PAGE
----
The Department of Communication and Information, Cabinet Office, in Bermuda today announced that the signing of the Tax Information Exchange Agreements (TIEAs) with the Nordic group is *”only weeks away”.*
The Nordic group of countries includes Denmark, Finland, the Faroe Islands, Iceland, Greenland, Norway, Sweden and the agreements will be signed at a ceremony at the Swedish Embassy in Washington D.C. on April 16, 2009.
Deputy Premier and Minister of Finance the Hon. Paula A. Cox JP, MP, said today:
*“Bermuda consistently has lived up to its commitment to the OECD without interruption unlike many other jurisdictions that have revived efforts to conclude TIEAs only after being publicly named as uncooperative or as not living up to the commitment to the OECD.*
*“In order to fulfill our commitment, we have established a treaty unit within the Ministry of Finance Headquarters. Upon conclusion of the model TIEA in 2002 Bermuda was one of the first jurisdictions to proactively undertake the process to negotiate TIEAs with both OECD and European Union members. In 2003 Bermuda responded favourably to the request from Australia and similarly thereafter requests from New Zealand, the UK and Mexico.*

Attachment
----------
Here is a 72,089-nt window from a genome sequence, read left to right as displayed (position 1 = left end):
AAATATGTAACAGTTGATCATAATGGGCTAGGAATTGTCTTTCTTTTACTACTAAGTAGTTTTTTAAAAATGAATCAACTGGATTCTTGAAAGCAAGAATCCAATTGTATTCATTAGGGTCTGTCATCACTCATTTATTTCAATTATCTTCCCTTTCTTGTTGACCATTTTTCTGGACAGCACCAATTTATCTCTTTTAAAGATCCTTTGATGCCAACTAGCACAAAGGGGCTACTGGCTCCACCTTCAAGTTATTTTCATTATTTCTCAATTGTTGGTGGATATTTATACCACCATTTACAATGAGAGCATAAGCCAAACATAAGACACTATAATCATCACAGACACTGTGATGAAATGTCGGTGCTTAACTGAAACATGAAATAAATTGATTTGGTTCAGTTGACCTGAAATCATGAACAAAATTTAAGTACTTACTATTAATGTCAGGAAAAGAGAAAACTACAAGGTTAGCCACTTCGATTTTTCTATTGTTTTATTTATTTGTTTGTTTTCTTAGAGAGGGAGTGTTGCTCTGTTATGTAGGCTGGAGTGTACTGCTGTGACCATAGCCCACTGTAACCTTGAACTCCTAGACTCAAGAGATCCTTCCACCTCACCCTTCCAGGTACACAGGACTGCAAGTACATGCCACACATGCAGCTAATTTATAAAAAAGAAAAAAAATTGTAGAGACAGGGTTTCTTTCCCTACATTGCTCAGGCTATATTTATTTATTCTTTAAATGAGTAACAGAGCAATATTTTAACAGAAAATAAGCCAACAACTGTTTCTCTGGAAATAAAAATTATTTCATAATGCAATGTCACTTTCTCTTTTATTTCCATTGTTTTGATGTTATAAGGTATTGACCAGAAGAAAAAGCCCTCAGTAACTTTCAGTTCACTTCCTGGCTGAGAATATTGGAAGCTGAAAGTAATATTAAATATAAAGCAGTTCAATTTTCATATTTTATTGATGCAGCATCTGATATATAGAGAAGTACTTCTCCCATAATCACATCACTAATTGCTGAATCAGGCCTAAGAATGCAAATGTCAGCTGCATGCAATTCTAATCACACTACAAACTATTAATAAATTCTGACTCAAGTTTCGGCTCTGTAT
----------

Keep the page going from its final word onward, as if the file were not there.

*“In 2006, we entered into negotiation agreements with Germany, the Netherlands, the Nordic group and other countries. Bermuda expects to have attained a total of 12 signed TIEAs within the next several months.”*
The agreements are a continuation of a comprehensive project and the Nordic countries have already entered into similar agreements with the Isle of Man, Jersey and Guernsey and will also sign such an agreement with the Cayman Islands in Stockholm on 1 April.
Reportedly, advanced negotiations are currently underway with jurisdictions like Aruba, British Virgin Islands and the Netherlands Antilles. Negotiations also are ongoing with other jurisdictions.
TIEAs represents the standard of effective exchange of information for the purposes of the Organisation for Economic Co-operation and Development (OECD) initiative on harmful tax practices.